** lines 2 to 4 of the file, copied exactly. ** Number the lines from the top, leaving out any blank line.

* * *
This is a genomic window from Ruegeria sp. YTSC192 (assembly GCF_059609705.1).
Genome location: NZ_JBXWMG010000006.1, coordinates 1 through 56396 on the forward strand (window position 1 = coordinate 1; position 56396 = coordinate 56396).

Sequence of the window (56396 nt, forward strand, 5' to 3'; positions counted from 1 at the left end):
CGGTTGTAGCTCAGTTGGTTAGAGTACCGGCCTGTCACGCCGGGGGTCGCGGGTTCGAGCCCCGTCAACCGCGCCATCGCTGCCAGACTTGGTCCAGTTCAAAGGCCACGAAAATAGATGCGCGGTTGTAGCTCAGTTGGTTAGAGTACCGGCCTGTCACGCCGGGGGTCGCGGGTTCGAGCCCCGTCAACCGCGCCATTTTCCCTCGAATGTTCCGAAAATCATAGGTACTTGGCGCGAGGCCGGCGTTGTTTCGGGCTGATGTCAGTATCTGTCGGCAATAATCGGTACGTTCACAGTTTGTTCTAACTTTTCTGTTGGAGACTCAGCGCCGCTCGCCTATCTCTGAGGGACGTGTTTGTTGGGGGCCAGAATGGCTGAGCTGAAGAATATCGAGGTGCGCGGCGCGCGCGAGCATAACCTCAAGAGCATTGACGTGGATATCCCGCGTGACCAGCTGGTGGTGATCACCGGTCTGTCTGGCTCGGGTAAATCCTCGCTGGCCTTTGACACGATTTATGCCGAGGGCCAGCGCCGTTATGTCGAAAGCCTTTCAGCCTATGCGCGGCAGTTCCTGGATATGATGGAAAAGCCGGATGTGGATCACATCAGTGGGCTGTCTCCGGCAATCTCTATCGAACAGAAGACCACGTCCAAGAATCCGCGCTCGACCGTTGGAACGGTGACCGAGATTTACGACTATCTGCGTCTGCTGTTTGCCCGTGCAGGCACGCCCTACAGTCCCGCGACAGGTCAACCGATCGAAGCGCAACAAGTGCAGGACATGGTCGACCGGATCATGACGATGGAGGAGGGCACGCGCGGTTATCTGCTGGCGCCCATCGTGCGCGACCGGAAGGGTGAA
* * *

Genome location: NZ_JBXWMG010000006.1, coordinates 1 through 56396 on the forward strand (window position 1 = coordinate 1; position 56396 = coordinate 56396).

Sequence of the window (56396 nt, forward strand, 5' to 3'; positions counted from 1 at the left end):
CGGTTGTAGCTCAGTTGGTTAGAGTACCGGCCTGTCACGCCGGGGGTCGCGGGTTCGAGCCCCGTCAACCGCGCCATCGCTGCCAGACTTGGTCCAGTTCAAAGGCCACGAAAATAGATGCGCGGTTGTAGCTCAGTTGGTTAGAGTACCGGCCTGTCACGCCGGGGGTCGCGGGTTCGAGCCCCGTCAACCGCGCCATTTTCCCTCGAATGTTCCGAAAATCATAGGTACTTGGCGCGAGGCCGGCGTTGTTTCGGGCTGATGTCAGTATCTGTCGGCAATAATCGGTACGTTCACAGTTTGTTCTAACTTTTCTGTTGGAGACTCAGCGCCGCTCGCCTATCTCTGAGGGACGTGTTTGTTGGGGGCCAGAATGGCTGAGCTGAAGAATATCGAGGTGCGCGGCGCGCGCGAGCATAACCTCAAGAGCATTGACGTGGATATCCCGCGTGACCAGCTGGTGGTGATCACCGGTCTGTCTGGCTCGGGTAAATCCTCGCTGGCCTTTGACACGATTTATGCCGAGGGCCAGCGCCGTTATGTCGAAAGCCTTTCAGCCTATGCGCGGCAGTTCCTGGATATGATGGAAAAGCCGGATGTGGATCACATCAGTGGGCTGTCTCCGGCAATCTCTATCGAACAGAAGACCACGTCCAAGAATCCGCGCTCGACCGTTGGAACGGTGACCGAGATTTACGACTATCTGCGTCTGCTGTTTGCCCGTGCAGGCACGCCCTACAGTCCCGCGACAGGTCAACCGATCGAAGCGCAACAAGTGCAGGACATGGTCGACCGGATCATGACGATGGAGGAGGGCACGCGCGGTTATCTGCTGGCGCCCATCGTGCGCGACCGGAAGGGTGAA